Valvular endocarditis and septicemia due to Streptococcus infantarius subspecies coli is a major cause of mortality in the northern sea otter (Enhydra lutris kenyoni) population. Valvular endocarditis and septicemia have also occurred in southern sea otters (Enhydra lutris nereis) in five cases. It is thought that S. infantarius ss coli initially colonizes the host's gastrointestinal tract (GIT) and under certain circumstances can escape the GIT and cause endocarditis.1,2 The ability of 21 S. infantarius ss coli isolates to adhere to and invade epithelial and endothelial cells was investigated to examine an aspect of the bacteria's pathogenicity. Three of the isolates tested adhered significantly to a human epithelial cell line, and two of the isolates also invaded significantly. The ability of certain strains to adhere to epithelial cells would allow them to colonize the GIT, and their ability to invade suggests they could translocate across the GIT and access other parts of the body. Although most of the S. infantarius ss coli strains adhered to epithelial and endothelial cells at low levels, some strains invaded the cells at levels equivalent to adherence. The ability to invade host cells may be an indication of their ability to evade host defenses, persist in the host, and cause tissue damage.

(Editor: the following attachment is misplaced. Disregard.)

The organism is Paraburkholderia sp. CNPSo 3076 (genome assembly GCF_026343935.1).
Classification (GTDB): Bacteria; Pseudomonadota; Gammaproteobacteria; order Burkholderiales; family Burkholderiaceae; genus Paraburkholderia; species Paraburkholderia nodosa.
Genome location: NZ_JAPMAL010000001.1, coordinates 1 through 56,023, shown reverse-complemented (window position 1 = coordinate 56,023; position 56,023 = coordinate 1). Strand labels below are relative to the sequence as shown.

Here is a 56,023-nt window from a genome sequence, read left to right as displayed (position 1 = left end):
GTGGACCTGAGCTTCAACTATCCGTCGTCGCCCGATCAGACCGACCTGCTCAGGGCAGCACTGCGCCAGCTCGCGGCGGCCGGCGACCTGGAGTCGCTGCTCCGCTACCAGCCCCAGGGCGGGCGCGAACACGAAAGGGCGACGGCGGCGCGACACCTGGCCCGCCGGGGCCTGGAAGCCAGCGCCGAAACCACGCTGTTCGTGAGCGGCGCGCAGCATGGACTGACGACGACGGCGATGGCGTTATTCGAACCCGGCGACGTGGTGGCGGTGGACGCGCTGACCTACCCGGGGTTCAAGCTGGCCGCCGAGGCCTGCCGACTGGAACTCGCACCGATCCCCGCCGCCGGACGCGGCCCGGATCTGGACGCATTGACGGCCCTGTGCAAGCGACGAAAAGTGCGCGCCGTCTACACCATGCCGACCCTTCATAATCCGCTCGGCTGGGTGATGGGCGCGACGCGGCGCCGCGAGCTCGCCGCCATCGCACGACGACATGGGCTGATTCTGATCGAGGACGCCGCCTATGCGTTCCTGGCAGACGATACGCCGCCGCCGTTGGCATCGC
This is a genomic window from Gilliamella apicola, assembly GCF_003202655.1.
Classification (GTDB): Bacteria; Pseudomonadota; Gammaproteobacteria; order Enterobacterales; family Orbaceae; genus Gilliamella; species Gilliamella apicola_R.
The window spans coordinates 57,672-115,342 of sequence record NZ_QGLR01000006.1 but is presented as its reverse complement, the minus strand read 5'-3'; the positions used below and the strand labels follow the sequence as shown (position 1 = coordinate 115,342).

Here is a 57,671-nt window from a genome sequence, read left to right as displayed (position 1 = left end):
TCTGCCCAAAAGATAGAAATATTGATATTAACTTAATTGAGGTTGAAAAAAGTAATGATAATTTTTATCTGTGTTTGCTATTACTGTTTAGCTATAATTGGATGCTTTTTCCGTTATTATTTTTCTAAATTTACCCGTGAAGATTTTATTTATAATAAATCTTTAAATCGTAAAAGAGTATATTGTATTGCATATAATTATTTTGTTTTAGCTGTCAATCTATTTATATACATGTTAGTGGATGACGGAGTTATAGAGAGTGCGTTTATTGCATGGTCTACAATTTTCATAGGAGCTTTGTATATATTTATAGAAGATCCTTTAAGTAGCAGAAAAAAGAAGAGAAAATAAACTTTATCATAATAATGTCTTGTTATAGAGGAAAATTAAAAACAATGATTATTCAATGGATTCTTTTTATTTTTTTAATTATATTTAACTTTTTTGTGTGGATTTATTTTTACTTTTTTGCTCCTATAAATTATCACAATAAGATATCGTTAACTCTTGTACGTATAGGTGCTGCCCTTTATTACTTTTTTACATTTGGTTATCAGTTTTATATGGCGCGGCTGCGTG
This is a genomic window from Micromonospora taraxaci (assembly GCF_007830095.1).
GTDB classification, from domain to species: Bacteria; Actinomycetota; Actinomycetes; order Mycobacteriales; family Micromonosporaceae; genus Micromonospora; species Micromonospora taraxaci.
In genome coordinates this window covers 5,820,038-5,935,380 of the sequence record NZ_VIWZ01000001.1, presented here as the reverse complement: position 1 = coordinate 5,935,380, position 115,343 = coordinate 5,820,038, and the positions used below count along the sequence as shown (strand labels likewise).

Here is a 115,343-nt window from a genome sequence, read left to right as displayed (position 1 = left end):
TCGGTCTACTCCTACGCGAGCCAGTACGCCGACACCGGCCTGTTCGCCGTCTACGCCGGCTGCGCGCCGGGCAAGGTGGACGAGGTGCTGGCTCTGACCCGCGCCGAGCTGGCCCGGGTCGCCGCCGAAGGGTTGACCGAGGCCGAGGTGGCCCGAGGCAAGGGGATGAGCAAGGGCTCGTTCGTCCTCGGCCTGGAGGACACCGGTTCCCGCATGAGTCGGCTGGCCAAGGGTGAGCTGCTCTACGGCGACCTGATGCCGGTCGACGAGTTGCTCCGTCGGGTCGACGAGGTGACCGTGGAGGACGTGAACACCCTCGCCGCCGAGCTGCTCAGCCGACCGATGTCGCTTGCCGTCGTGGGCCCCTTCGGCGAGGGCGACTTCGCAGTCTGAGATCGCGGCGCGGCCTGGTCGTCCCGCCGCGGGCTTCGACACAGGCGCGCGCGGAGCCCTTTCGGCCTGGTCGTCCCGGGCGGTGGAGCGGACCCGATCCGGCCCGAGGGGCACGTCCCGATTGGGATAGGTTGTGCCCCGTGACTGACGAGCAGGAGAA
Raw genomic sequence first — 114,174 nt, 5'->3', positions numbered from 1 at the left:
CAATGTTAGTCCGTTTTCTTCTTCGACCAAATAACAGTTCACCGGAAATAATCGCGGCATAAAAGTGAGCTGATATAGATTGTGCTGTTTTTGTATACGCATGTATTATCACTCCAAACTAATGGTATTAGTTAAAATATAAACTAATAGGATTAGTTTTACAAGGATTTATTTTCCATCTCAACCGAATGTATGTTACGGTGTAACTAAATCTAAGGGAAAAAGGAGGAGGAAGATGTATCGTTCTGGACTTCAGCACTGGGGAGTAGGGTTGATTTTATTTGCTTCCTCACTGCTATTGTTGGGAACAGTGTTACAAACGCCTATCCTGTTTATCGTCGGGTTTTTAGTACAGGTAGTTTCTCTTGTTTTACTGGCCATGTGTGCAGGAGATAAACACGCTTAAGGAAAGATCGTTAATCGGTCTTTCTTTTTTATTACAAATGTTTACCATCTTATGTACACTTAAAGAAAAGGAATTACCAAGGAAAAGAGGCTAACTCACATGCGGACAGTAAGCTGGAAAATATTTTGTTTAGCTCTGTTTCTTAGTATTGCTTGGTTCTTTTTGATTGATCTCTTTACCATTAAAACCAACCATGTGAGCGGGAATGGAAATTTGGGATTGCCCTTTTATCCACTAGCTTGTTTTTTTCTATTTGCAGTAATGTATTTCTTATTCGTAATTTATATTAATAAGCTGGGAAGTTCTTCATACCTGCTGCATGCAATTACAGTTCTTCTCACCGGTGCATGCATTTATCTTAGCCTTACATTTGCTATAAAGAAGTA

This project was supported by the California Department of Fish and Game's Oil Spill Response Trust Fund through the Oiled Wildlife Care Network at the Wildlife Health Center, School of Veterinary Medicine, University of California, Davis, CA.
1. Muhlemann K., S. Graf, and M. Tauber. 1999. Streptococcus bovis clone causing two episodes of endocarditis 8 years apart. J Clinical Microbiol 37: 862-863.
2. Waisberg J., C. Matheus, and J. Pimenta. 2002. Infectious endocarditis from Streptococcus bovis associated with colonic carcinoma: case report and literature review. Arq Gastroenterol 39: 177-179.